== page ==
U.K. production spend reaches record level

British films generate highest B.O. ever

LONDON — The British film industry pulled in record levels of inward investment for the U.K. economy in 2011 while box office takings topped £1 billion ($1.55 billion) for the first time, according to the British Film Institute’s Statistical Yearbook, released Thursday.

The total spend of U.K.-based film productions reached a record $1.97 billion in 2011, up from $1.94 billion in 2010. This came even though the number of features produced wholly or partly in the U.K. fell from 343 in 2010 to 274 in 2011.

International investment also hit record levels, driving overall production spend, with overseas projects spending more than $1.55 billion, up 4% on 2010, on U.K. facilities, services and crew.

However, local production fell with 200 films made in 2011 compared to 282 in 2010. Of the 200 films, 62% had budgets under $775,000. The spend from local productions was worth $310 million last year, down 4% from the previous year.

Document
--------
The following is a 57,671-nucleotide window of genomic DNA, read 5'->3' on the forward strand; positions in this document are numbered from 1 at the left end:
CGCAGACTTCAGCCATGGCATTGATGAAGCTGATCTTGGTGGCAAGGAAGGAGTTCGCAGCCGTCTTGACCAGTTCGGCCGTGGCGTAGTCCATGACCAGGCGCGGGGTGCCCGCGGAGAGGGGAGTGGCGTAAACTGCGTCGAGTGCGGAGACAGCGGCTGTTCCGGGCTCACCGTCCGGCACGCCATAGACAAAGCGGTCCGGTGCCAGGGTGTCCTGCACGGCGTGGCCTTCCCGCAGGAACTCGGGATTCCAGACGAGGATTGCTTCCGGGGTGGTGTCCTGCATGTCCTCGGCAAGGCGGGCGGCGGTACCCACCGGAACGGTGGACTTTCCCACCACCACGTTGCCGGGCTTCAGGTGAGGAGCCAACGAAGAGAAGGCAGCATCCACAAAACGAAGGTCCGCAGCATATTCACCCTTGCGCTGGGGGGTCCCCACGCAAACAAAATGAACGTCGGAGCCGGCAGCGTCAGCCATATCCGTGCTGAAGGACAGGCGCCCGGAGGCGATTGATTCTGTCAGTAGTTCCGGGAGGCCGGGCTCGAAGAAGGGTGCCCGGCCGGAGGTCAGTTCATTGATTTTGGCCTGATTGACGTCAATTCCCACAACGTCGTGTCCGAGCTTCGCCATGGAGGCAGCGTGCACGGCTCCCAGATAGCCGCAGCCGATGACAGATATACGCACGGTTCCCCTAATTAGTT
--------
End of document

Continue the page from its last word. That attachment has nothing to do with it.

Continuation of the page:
“The Yearbook provides compelling evidence of U.K. film’s increasing importance to our economy with a direct contribution of $5.1 billion to U.K. GDP and a healthy trade surplus of over $2.3 billion,” said Amanda Nevill, BFI chief exec.

U.K. films also saw boffo B.O. at home and abroad, nabbing a 13% market share of the local B.O. in 2011 with a record collective gross of $234 million.

The success was fuelled by Oscar-winner “The King’s Speech” ($71.4 million) and comedy “The Inbetweeners Movie” ($69.8 million), which finished the year as the second and third highest-grossing films behind British co-production “Harry Potter and the Deathly Hallows: Part 2” ($113.2 million).

Overall, U.K. films, including U.S. studio-backed productions such as “Harry Potter,” delivered a 36% share of local B.O. revenues with $636 million.

On the global stage, British films earned $5.6 billion in 2011, a 17% market share of worldwide earnings, up from $4.5 billion and a 14% share the previous year. Independent U.K. productions accounted for 2.8% of worldwide receipts, up from 1.6% in 2010, fuelled by the $389 million earned by “The King’s Speech” in 2011 (the film grossed $414 million globally including 2010 earnings).

“The U.K. is punching above our weight globally,” said Tim Cagney, the BFI’s deputy chief exec. “Audiences love British film and that is reflected in our figures today.”

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